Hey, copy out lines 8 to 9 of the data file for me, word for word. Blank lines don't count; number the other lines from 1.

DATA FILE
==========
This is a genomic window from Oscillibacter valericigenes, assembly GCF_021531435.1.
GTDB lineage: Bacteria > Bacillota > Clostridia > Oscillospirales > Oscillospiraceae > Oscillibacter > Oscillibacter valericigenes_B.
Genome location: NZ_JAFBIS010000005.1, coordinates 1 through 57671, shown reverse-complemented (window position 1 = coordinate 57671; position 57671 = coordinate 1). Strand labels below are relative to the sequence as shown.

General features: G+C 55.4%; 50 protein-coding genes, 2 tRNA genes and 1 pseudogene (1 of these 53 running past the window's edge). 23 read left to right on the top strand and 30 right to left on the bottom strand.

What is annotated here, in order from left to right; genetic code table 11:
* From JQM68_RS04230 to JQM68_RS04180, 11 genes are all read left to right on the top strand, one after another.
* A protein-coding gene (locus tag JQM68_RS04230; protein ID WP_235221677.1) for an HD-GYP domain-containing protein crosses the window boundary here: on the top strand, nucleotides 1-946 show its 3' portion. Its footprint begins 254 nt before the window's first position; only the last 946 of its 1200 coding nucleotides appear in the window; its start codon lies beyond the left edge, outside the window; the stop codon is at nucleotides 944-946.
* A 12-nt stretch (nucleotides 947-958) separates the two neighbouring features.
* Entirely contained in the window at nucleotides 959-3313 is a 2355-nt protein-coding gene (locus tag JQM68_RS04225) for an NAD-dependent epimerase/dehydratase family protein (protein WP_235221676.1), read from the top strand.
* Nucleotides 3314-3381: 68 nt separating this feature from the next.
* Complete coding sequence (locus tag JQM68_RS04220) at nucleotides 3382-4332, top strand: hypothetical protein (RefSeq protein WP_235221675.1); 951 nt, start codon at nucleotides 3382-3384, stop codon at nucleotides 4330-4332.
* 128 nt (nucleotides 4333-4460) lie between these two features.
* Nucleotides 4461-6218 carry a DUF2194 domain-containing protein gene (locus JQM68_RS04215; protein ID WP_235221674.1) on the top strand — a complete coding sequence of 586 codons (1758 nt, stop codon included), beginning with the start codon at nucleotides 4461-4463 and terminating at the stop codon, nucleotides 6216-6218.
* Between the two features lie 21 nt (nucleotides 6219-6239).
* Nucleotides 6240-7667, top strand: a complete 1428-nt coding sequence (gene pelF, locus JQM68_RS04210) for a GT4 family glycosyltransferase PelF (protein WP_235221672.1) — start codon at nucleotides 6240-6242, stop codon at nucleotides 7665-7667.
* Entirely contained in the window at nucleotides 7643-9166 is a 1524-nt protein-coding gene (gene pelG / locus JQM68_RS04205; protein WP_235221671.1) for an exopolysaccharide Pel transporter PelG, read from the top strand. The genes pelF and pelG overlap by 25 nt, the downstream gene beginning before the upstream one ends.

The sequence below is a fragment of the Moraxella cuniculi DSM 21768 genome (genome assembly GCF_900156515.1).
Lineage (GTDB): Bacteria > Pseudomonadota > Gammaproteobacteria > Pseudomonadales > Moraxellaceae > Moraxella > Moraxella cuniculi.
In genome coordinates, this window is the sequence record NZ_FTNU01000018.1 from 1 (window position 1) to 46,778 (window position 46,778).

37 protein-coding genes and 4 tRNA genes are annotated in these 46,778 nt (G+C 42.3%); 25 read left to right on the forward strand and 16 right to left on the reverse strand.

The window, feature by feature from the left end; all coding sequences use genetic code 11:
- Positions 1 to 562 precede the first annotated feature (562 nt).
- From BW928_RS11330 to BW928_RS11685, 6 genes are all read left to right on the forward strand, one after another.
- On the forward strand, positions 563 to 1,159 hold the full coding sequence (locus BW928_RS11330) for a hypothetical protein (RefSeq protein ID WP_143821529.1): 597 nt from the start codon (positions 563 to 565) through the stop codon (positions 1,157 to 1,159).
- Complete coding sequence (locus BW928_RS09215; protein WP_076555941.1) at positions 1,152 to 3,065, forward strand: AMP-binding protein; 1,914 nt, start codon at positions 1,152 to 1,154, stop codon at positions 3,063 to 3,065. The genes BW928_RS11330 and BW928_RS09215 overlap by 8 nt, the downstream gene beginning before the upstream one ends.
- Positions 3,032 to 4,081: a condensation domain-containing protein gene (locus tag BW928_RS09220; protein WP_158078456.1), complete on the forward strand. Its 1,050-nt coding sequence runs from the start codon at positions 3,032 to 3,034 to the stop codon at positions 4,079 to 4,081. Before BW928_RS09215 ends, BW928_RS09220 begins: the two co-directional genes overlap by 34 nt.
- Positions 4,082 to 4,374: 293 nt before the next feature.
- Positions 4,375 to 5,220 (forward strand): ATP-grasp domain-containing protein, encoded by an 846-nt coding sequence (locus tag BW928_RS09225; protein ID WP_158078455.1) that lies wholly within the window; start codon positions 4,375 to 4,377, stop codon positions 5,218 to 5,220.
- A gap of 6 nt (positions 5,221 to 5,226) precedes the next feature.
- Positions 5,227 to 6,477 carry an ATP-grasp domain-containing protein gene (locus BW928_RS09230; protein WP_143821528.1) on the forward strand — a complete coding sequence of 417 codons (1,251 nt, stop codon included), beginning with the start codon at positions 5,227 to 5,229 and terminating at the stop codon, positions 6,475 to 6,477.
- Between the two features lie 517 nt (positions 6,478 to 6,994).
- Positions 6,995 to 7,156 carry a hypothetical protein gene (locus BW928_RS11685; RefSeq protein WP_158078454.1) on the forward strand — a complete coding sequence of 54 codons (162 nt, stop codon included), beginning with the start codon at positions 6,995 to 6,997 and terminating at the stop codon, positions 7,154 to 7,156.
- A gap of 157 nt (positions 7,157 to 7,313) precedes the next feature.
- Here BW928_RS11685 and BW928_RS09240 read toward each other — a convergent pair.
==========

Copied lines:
* A 12-nt stretch (nucleotides 947-958) separates the two neighbouring features.
* Entirely contained in the window at nucleotides 959-3313 is a 2355-nt protein-coding gene (locus tag JQM68_RS04225) for an NAD-dependent epimerase/dehydratase family protein (protein WP_235221676.1), read from the top strand.